On Wednesday, April 21st, 2021, Dr. Beverly Singer, Associate Professor of Anthropology and Native American Studies at UNM, and John Jota Leaños, Professor of Film & Digital Media at UC Santa Cruz, joined Borderless Cultures Film Festival curators, Unsettling Journeys producer Emmanuel Ramos Barajas, and Assistant Professor in American Studies UNC-Chapel Hill Annette Rodríguez to discuss Native Resistance as explored through Leaños’ 2014 short FRONTERA! REVOLT AND REBELLION ON THE RIO GRANDE and Singer’s 2021 documentary CONTEMPORARY PUEBLO WOMEN: JOURNEYS AND PATHWAYS.
The Borderless Cultures Online Filmfest is generously sponsored by the UNC Humanities for the Public Good Initiative and the Critical Ethnic Studies Collective.
DR. BEVERLY SINGER
Associate Professor Emerita of Anthropology and Native American Studies at the University of New Mexico
Beverly Singer (Tewa / Navajo from Santa Clara Pueblo) is an award-winning documentary filmmaker whose video productions explore the subject of cultural revitalizing in Native American communities. She has previously worked in New York City as public programs specialist with the Museum of the American Indian Film and Video Center, and taught at Parsons School of Design and at California Polytechnic State University. She received her Ph.D. in American Studies from the University of New Mexico; M.A. in Administration from University of Chicago; B.A. in Social Welfare/Psychology from the College of Santa Fe; and film training at the Anthropology Film Center in Santa Fe. She is a founding member of the Native American Producers Alliance and author of Wiping the War Paint Off the Lens: Native American Film and Video, about Native American independent filmmaking.
JOHN JOTA LEAÑOS
Artist and Filmmaker – Frontera! (2014)
John Jota Leaños is an award-winning Mestizo (Xicano/Italian/Chumash) new media artist using animation, documentary, and performance focusing on the convergence of memory, social space, and decolonization. Leaños’ animation work has been shown internationally at festivals and museums including Sundance Film Festival, Cannes Short Film Corner, the Morelia International Film Festival, Mexico, San Francisco International Festival Animation, the KOS Convention 07, and the Museum of Contemporary Art, San Diego. Leaños has also exhibited at the Whitney Biennial in New York, the San Francisco Museum of Modern Art, the Museum of Contemporary Art, Chicago, Museum of Contemporary Art in Los Angeles, and Massachusetts Institute of Technology. Leaños is a Guggenheim Fellow in Film, Creative Capital Foundation Grantee, a United States Artist Fellow and has been an artist in residence at the University of California, Santa Barbara in the Center for Chicano Studies, Carnegie Mellon University in the Center for Arts in Society, and the Headlands Center for the Arts. Leaños is currently a Professor of Film & Digital Media at the University of California, Santa Cruz.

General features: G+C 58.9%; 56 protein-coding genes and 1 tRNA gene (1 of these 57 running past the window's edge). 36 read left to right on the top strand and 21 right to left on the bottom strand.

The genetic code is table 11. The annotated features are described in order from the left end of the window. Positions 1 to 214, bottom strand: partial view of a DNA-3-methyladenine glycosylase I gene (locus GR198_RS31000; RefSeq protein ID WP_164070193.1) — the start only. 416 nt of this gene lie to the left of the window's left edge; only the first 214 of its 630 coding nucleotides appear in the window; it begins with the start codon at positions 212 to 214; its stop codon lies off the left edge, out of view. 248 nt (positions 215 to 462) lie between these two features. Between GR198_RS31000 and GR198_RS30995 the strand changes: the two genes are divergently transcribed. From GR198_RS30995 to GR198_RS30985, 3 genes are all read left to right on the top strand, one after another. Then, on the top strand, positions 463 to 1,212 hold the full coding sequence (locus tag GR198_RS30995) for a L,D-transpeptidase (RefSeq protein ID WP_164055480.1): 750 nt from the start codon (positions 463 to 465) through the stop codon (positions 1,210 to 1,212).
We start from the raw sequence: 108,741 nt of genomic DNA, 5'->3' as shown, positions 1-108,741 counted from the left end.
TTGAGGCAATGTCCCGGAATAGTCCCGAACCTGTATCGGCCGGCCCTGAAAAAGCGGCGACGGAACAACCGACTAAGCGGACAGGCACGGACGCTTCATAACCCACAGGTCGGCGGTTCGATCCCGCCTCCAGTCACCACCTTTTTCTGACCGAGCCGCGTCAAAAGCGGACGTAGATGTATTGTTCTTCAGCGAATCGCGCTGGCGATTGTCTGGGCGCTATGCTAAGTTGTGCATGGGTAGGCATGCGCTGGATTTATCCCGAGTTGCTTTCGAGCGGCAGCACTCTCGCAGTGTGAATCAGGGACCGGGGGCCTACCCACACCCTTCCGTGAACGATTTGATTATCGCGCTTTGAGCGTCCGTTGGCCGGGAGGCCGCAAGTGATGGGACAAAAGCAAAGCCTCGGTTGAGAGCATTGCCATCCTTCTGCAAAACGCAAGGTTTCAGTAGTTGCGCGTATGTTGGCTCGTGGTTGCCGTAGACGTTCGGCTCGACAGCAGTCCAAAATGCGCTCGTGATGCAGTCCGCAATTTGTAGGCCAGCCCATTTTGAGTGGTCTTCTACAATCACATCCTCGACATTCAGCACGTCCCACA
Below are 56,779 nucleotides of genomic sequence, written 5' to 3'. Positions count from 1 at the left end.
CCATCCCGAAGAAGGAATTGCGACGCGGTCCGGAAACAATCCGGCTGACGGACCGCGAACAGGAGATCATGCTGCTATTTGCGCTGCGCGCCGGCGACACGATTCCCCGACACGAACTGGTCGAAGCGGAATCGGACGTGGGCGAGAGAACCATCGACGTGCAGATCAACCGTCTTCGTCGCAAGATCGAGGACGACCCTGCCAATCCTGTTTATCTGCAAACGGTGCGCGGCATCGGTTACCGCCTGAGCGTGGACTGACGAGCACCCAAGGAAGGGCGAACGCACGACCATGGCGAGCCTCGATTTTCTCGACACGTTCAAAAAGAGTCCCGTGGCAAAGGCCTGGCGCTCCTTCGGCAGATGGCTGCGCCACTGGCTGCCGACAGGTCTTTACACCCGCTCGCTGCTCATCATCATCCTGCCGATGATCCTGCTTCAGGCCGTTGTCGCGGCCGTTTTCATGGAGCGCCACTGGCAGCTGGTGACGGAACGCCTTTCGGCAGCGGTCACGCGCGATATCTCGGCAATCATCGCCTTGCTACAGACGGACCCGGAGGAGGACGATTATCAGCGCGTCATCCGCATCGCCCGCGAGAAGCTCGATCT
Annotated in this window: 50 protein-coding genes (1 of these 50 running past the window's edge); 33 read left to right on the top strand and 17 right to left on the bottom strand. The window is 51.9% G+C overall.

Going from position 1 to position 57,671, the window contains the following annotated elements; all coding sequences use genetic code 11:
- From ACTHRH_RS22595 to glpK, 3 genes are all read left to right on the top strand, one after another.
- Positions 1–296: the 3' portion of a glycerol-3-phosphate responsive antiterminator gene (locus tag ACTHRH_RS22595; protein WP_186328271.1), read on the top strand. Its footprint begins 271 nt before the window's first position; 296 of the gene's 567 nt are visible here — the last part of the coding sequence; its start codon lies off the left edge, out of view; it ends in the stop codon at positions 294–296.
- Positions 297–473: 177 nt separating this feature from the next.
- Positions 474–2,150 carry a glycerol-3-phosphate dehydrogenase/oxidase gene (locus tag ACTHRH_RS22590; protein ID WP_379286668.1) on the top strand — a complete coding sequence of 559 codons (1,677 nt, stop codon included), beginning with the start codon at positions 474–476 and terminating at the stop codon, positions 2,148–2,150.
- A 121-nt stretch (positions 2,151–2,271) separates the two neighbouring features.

JOURNEYS AND PATHWAYS: Oral Histories of Contemporary Pueblo Women in Service, Leadership and the Arts (2021)
(dir. Beverly Singer, 2021, 70 min)
Within New Mexico Pueblo communities, women take on a variety of leadership roles. They are activists, artists, teachers, business owners, innovators, tribal officials, and sit on various Boards. They fight for rights, proper recognition, sustainability, resources, and decolonization. They fight against exploitation, encroachment, destruction, abuse, and violence. Journeys and Pathways interviewed nineteen Pueblo women who were the “first” in their fields, or among the first women in their communities to cross traditional gender lines. These contemporary perspectives add to the archival record of Pueblo perseverance and resilience.
Produced by the Indian Pueblo Cultural Center (IPCC) in Albuquerque, NM. The project was awarded a grant from the National Endowment for the Humanities (NEH). Rose Diaz, Ph.D wrote and directed the interviews.
FRONTERA! Revolt and Rebellion on the Rio Grande (2014)
(dir. John Jota Leaños, 2014, 19 min)
The Pueblo peoples orchestrated the unthinkable: a pan-Indian uprising successfully expelling the Spanish occupiers from the entire Rio Grande region leading to an indigenous cultural and social renaissance.
The first American Revolution occurred along the Rio Grande in northern New Mexico when the Pueblo Indians broke from the Spanish Empire. The 1680 Pueblo Revolt has shaped the deeply contested territories of the US-Mexico borderlands even today. Native and Chicano narrators recall this living history through humor, music and cartoons.
These screenings will be presented alongside another work by Beverly Singer: 12-minute short THE BLANK STARE AT MOVIE INDIANS, which employs a de-colonizing methodology and works to counter stereotypes of American “Indians” will be available.